I’ve been living and working in the Netherlands for three years now, learning the language because I think it’s important, but slowly because, well, life. I’m a much better ‘passive’ user of the language than active – reading and listening reasonable, speaking and writing something just short of Jip en Janneke taal, simple language named after characters in a famous series of childrens’ books. What’s … Continue reading Becoming a foreigner in my own language
Five months ago I wrote about an intrepid group of Honours students taking their first steps into the wonderful world of Lego Serious Play. Well, the work is done and the report is in – and the team has allowed me to share it here. Not only that, but they produced a podcast too! I have some reflections on what happened, but have a look … Continue reading ‘Bricking it’ Part 2: the results
I love my job, but there are times when I really, really love it. And despite corona restrictions forcing us out of classrooms and onto Zoom, I’m having one of those ‘really, really’ times right now. It’s teaching a group of Honours students in the Faculty of Arts & Social Sciences at Maastricht how to use Lego Serious Play to conduct research. And, of course, … Continue reading Bricking it: teaching and researching with Lego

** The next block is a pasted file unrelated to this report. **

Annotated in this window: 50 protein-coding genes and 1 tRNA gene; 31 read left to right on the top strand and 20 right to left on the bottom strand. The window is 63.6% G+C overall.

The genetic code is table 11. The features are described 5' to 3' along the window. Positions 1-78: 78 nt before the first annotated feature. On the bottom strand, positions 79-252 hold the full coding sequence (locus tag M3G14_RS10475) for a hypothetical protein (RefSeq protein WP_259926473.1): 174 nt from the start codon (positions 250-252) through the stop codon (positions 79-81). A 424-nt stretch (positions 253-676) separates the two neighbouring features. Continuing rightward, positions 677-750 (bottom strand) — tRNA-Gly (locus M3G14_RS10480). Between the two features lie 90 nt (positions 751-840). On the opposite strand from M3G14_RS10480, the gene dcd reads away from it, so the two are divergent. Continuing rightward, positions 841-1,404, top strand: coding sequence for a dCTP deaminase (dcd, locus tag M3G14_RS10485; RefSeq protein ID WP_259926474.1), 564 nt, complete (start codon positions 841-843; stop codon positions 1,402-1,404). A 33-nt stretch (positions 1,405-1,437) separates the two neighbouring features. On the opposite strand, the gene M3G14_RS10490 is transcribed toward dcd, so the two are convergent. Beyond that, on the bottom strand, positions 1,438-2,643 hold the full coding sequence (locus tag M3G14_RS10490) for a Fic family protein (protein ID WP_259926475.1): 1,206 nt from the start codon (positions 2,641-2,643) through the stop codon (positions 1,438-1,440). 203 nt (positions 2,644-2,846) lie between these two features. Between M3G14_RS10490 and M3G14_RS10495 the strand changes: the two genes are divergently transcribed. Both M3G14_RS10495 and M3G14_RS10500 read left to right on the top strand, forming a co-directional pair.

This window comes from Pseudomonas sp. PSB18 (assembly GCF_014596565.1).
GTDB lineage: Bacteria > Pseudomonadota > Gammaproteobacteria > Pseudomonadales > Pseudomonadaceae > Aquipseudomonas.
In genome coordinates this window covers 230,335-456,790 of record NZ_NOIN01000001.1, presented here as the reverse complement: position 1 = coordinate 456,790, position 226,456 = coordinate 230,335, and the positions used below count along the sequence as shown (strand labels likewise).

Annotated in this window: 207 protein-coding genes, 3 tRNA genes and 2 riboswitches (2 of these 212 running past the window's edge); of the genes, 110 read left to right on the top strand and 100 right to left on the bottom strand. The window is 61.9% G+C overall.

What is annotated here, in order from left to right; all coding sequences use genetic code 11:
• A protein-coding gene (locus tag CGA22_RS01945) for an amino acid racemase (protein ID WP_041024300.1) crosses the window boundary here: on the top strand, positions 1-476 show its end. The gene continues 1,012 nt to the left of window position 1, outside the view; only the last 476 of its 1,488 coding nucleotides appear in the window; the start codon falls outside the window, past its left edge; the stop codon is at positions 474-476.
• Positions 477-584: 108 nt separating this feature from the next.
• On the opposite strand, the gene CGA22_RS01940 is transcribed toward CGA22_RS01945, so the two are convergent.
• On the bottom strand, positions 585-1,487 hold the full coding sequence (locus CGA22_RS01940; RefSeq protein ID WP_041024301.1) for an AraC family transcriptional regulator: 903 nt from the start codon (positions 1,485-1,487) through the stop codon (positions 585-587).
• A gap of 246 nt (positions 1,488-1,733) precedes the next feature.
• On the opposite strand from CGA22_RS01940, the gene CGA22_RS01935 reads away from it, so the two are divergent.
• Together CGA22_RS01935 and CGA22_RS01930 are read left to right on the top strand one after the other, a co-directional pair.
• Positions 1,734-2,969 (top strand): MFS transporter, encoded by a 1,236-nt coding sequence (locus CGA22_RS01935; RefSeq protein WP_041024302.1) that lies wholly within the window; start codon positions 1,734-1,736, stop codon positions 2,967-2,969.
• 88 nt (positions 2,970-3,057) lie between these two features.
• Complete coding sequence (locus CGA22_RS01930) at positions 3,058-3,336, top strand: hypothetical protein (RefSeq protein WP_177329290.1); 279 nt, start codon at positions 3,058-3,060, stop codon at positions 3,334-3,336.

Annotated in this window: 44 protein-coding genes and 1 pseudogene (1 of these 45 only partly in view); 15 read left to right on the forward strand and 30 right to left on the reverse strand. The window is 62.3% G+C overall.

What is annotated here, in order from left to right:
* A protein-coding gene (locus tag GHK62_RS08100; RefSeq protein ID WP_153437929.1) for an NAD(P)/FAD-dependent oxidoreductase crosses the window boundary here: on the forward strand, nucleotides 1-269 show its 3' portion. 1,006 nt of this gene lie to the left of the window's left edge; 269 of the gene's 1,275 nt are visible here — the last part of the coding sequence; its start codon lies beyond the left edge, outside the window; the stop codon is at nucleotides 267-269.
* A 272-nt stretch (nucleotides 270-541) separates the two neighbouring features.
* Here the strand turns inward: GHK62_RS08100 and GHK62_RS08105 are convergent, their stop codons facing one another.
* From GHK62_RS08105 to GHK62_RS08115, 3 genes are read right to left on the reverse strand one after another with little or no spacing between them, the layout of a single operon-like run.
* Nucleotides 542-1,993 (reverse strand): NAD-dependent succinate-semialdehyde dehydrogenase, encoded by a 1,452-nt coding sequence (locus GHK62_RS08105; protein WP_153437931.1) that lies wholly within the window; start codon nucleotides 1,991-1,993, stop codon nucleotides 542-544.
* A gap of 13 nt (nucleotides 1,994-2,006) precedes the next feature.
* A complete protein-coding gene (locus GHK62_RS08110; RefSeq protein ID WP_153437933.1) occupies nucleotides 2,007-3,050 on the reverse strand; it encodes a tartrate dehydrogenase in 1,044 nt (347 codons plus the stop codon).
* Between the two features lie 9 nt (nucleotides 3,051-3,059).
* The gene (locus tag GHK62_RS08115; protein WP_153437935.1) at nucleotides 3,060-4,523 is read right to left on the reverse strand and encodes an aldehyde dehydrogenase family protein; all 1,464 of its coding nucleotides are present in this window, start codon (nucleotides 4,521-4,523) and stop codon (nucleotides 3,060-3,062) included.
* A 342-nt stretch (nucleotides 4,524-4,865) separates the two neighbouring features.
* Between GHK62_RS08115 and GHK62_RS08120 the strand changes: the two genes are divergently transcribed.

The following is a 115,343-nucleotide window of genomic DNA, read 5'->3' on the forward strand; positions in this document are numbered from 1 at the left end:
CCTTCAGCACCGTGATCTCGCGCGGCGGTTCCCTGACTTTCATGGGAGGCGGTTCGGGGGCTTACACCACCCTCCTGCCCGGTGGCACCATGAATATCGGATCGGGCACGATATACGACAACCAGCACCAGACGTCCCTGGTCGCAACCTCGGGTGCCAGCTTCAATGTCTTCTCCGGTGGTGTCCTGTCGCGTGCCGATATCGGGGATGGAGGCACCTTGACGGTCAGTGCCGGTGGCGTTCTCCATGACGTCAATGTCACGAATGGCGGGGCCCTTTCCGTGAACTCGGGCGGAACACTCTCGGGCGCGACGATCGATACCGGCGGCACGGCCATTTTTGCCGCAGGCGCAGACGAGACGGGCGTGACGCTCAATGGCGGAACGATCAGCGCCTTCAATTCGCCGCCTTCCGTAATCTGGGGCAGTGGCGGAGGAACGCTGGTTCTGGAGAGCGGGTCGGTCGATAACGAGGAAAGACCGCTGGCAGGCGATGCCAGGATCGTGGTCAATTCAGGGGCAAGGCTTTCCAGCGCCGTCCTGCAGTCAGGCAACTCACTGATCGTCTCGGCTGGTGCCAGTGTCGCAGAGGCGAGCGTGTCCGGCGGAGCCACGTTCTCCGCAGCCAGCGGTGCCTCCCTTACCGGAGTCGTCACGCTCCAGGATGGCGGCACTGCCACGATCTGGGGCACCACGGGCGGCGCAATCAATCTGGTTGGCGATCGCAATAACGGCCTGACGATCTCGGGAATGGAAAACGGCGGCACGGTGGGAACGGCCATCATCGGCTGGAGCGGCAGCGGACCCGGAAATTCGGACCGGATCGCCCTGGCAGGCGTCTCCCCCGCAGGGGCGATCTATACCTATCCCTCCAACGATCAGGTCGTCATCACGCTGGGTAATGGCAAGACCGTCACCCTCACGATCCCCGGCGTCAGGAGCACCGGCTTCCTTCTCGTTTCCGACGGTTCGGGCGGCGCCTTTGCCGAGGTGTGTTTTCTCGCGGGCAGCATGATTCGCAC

At last, Mapping and Measuring Deliberation, written with my friend and colleague André Bächtiger, is out now with Oxford University Press. It is, I hope, going to prove a little controversial. Essentially, it argues that much empirical social science has been confusing deliberation – the noun – with “deliberative”, an adjectival quality of democracy; and treating deliberative theory as a set of analytic criteria to … Continue reading Mapping and Measuring Deliberation is out!
I’ve been spending a lot of time thinking about language and communication lately, particularly the largely-unexamined assumptions about language that lurk in the background of my particular branch of democratic theory. I’ll write something longer about that shortly, but broadly speaking I think of language in rather anthropological terms as fluid systems of social meaning-making, not as fixed systems for conveying pre-linguistic truth. Despite that, … Continue reading Some learnings from the gifting space
I constantly see in news and social media feeds the claim that the UK does not need a second Brexit referendum — a People’s Vote — because the people have already voted. They made a decision, get over it, get on with it. We shouldn’t revisit decisions over and over again until we get what the losers think is the right answer. I’m tired of … Continue reading “The people voted for Brexit, that’s the end of it”